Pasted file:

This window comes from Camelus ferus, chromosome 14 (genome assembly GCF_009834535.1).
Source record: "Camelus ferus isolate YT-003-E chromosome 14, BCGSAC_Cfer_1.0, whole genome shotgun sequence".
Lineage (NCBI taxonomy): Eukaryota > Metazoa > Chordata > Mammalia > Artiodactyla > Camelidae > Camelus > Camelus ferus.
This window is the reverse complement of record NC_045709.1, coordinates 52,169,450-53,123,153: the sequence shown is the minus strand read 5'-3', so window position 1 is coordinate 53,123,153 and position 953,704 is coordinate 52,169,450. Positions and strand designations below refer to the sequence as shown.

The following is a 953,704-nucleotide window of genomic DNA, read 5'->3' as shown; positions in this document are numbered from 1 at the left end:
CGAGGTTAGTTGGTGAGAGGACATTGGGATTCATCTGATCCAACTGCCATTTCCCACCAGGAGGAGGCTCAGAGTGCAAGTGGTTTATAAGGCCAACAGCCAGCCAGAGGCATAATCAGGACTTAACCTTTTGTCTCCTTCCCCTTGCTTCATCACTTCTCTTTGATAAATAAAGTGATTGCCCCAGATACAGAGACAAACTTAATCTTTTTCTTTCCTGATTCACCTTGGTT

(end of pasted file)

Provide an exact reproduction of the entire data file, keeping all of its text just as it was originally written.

This window comes from Camelus ferus, chromosome 14 (genome assembly GCF_009834535.1).
Source record: "Camelus ferus isolate YT-003-E chromosome 14, BCGSAC_Cfer_1.0, whole genome shotgun sequence".
Lineage (NCBI taxonomy): Eukaryota > Metazoa > Chordata > Mammalia > Artiodactyla > Camelidae > Camelus > Camelus ferus.
This window is the reverse complement of record NC_045709.1, coordinates 52,169,450-53,123,153: the sequence shown is the minus strand read 5'-3', so window position 1 is coordinate 53,123,153 and position 953,704 is coordinate 52,169,450. Positions and strand designations below refer to the sequence as shown.

The following is a 953,704-nucleotide window of genomic DNA, read 5'->3' as shown; positions in this document are numbered from 1 at the left end:
CGAGGTTAGTTGGTGAGAGGACATTGGGATTCATCTGATCCAACTGCCATTTCCCACCAGGAGGAGGCTCAGAGTGCAAGTGGTTTATAAGGCCAACAGCCAGCCAGAGGCATAATCAGGACTTAACCTTTTGTCTCCTTCCCCTTGCTTCATCACTTCTCTTTGATAAATAAAGTGATTGCCCCAGATACAGAGACAAACTTAATCTTTTTCTTTCCTGATTCACCTTGGTT